World Library  
Flag as Inappropriate
Email this Article


Article Id: WHEBN0003181972
Reproduction Date:

Title: 2,5-Dimethoxy-4-chloroamphetamine  
Author: World Heritage Encyclopedia
Language: English
Subject: 2C-E, 2,5-Dimethoxy-4-propylamphetamine, 2C-I, DMMDA, 2C-T-2
Collection: Amphetamines, Chloroarenes, Designer Drugs, Organochlorides, Phenol Ethers, Substituted Amphetamines
Publisher: World Heritage Encyclopedia


Ball-and-stick model of the 2,5-Dimethoxy-4-chloroamphetamine molecule
Systematic (IUPAC) name
Clinical data
Legal status
CAS Registry Number  N
PubChem CID:
ChemSpider  Y
Synonyms 2,5-Dimethoxy-4-chloroamphetamine
Chemical data
Formula C11H16ClNO2
Molecular mass 229.70 g/mol

2,5-Dimethoxy-4-chloroamphetamine (DOC) is a synthesized by Alexander Shulgin, and was described in his book PiHKAL (Phenethylamines i Have Known And Loved).[1]


  • Chemistry 1
  • Pharmacology 2
  • Dosage 3
  • Effects 4
  • Dangers 5
  • Detection in biological specimens 6
  • Popularity 7
  • Drug prohibition laws 8
    • Canada 8.1
    • Australia 8.2
    • China 8.3
    • New Zealand 8.4
    • Denmark 8.5
    • Germany 8.6
    • Sweden 8.7
    • United Kingdom 8.8
    • USA 8.9
      • US State of Florida 8.9.1
  • See also 9
  • References 10
  • External links 11


DOC is a substituted alpha-methylated phenethylamine, a class of compounds commonly known as amphetamines. The phenethylamine equivalent (lacking the alpha-methyl group) is 2C-C. DOC has a stereocenter and (R)-(−)-DOC is the more active stereoisomer.


DOC acts as a selective 5-HT2A, 5-HT2B, and 5-HT2C receptor partial agonist. Its psychedelic effects are mediated via its actions on the 5-HT2A receptor.


A normal average dose of DOC ranges from 0.5–7.0 mg[2] the former producing threshold effects, and the latter producing extremely strong effects. Onset of the drug is 1–3 hours, peak and plateau at 4–8 hours, and a gradual come down with residual stimulation at 9-20h. After effects can last well into the next day[2][3]


Unlike simple amphetamines, DOC is considered a chemical that influences cognitive and perception processes of the brain. The strongest supposed effects include open and closed eye visuals, increased awareness of sound and movement, and euphoria. In the autobiography PiHKAL, Alexander Shulgin refers to DOC as an "archetypal psychedelic" (#64); its presumed full-range visual, audio, physical, and mental effects show exhilarating clarity, and some overwhelming, humbling, and "composting"/interweaving effects.


Openly available for sale from designer drug vendors as hydrochloride salt, not only does the dosage require precision to the milligram, it is easily laid onto blotter paper and misrepresented as LSD, which creates significant additional danger in the chance of poly-substance use. The toxicity of DOC is not known, but nausea, chest pains, and vasoconstriction have been reported by some users. There has been at least one case of anion gap metabolic acidosis with respiratory failure requiring care in an intensive care unit following ingestion of the drug, as well as a fatality via respiratory depression currently awaiting autopsy to check for a possible drug combination interaction. In April 2013, a case of death due to DOC was reported. The source does not specify whether the drug alone caused the death.[4]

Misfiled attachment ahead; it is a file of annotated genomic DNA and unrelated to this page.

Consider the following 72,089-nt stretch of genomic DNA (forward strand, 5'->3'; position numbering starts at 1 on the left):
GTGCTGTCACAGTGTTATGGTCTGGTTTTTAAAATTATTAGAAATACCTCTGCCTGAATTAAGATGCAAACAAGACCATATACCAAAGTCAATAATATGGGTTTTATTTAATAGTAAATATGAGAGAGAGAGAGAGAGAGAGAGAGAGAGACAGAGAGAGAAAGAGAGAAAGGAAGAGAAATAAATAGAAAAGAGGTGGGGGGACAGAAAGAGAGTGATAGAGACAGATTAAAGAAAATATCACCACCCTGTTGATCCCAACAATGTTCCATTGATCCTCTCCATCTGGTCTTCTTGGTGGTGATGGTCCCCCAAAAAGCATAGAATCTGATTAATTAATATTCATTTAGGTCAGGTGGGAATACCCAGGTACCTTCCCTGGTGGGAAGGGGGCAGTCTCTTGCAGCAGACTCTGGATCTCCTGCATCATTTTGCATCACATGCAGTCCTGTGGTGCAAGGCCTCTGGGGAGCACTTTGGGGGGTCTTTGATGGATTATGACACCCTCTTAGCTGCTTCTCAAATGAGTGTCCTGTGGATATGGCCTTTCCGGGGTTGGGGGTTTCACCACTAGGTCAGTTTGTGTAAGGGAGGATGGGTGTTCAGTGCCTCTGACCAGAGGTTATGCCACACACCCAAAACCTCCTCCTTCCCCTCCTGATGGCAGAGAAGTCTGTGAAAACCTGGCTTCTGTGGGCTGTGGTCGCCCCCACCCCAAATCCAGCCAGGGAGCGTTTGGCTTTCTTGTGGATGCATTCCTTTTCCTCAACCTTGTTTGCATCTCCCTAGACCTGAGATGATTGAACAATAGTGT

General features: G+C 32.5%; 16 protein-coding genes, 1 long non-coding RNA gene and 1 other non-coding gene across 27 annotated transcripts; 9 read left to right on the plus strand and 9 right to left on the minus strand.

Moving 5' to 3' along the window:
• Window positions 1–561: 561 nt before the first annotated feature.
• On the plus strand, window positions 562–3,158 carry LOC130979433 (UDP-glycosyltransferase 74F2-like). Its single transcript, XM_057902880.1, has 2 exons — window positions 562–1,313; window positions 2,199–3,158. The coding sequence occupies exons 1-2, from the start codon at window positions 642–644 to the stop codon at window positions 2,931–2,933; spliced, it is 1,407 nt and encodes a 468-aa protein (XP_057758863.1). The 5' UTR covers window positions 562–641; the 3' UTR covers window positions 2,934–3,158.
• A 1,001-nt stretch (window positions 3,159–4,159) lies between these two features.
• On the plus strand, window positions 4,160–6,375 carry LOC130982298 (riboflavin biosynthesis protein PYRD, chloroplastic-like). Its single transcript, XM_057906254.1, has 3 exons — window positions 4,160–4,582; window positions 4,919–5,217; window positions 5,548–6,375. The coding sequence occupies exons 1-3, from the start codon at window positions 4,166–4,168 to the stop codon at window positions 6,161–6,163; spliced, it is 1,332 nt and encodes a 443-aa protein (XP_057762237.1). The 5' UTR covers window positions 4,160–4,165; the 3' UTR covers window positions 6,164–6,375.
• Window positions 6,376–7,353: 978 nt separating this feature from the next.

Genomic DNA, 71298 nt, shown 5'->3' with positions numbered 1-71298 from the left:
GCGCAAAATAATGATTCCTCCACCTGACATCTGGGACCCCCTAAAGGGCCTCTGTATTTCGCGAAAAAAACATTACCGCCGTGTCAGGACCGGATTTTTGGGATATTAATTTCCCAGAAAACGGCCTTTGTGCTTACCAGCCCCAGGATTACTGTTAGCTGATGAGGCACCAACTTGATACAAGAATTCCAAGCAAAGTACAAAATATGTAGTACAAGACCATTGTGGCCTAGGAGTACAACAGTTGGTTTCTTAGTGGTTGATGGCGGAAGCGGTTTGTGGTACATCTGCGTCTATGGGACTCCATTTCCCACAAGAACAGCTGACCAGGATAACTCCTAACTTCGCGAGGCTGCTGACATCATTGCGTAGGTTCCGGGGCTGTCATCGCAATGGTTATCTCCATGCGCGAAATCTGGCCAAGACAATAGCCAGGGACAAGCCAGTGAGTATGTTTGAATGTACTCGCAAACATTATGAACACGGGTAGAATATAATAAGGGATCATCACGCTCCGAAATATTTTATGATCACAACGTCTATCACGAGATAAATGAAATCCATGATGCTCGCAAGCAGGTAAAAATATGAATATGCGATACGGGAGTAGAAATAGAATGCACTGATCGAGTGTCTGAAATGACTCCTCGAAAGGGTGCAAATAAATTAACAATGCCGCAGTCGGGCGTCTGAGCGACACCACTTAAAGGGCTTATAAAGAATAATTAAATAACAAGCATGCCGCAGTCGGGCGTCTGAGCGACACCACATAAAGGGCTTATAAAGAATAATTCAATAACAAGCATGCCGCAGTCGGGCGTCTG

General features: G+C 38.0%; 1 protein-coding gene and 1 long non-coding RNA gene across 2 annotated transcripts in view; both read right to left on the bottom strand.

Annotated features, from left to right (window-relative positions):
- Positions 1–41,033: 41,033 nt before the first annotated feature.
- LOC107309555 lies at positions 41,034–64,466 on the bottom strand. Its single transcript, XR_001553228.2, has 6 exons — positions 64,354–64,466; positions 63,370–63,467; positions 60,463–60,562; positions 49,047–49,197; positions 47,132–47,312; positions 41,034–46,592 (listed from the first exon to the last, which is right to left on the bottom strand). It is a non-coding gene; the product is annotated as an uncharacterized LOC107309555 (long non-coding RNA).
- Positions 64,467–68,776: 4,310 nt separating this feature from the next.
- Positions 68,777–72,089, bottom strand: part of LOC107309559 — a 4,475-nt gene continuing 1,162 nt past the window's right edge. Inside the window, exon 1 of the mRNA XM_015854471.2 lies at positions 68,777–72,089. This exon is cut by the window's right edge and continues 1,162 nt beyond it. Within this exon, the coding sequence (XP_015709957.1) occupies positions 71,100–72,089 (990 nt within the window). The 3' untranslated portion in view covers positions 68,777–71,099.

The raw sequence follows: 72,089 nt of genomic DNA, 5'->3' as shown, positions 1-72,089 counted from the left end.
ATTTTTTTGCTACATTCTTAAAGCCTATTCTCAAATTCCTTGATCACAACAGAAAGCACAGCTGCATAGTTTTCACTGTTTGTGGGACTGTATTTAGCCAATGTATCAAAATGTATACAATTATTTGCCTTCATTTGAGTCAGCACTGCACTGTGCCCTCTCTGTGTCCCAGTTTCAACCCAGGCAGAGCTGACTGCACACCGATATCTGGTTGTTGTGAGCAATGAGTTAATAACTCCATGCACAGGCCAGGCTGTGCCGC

Detection in biological specimens

DOC may be quantitated in blood, plasma or urine by gas chromatography-mass spectrometry or liquid chromatography-mass spectrometry to confirm a diagnosis of poisoning in hospitalized patients or to provide evidence in a medicolegal death investigation. Blood or plasma DOC concentrations are expected to be in a range of 1–10 μg/L in persons using the drug recreationally, >20 μg/L in intoxicated patients and >100 μg/L in victims of acute overdosage.[5]


Although rare on the black market, it has been available in bulk and shipped worldwide by select elite "Grey Market" Research Chemical suppliers for several years. Sales of DOC on blotting paper and in capsules was reported in late 2005 and again in late 2007. According to the DEA [ December Microgram], the Concord Police Department in Contra Costa County, California, in the US, seized "a small piece of crudely lined white blotter paper without any design, suspected LSD 'blotter acid'". They added "Unusually, the paper appeared to be hand-lined using two pens, in squares measuring approximately 6 x 6 millimeters. The paper displayed fluorescence when irradiated at 365 nanometers; however, color testing for LSD with para-dimethylaminobenzaldehyde (PDMAB) was negative. Analysis of a methanol extract by GC/MS indicated not LSD but rather DOC (not quantitated but a high loading based on the TIC)".[6] DOC is sometimes misrepresented as LSD by unscrupulous dealers. This is particularly dangerous, as DOC is not known to have the safety profile of LSD. It can be particularly unsafe, in comparison to LSD, for those suffering from hypertension, as amphetamine compounds are known to cause sharp increases in systolic blood pressure.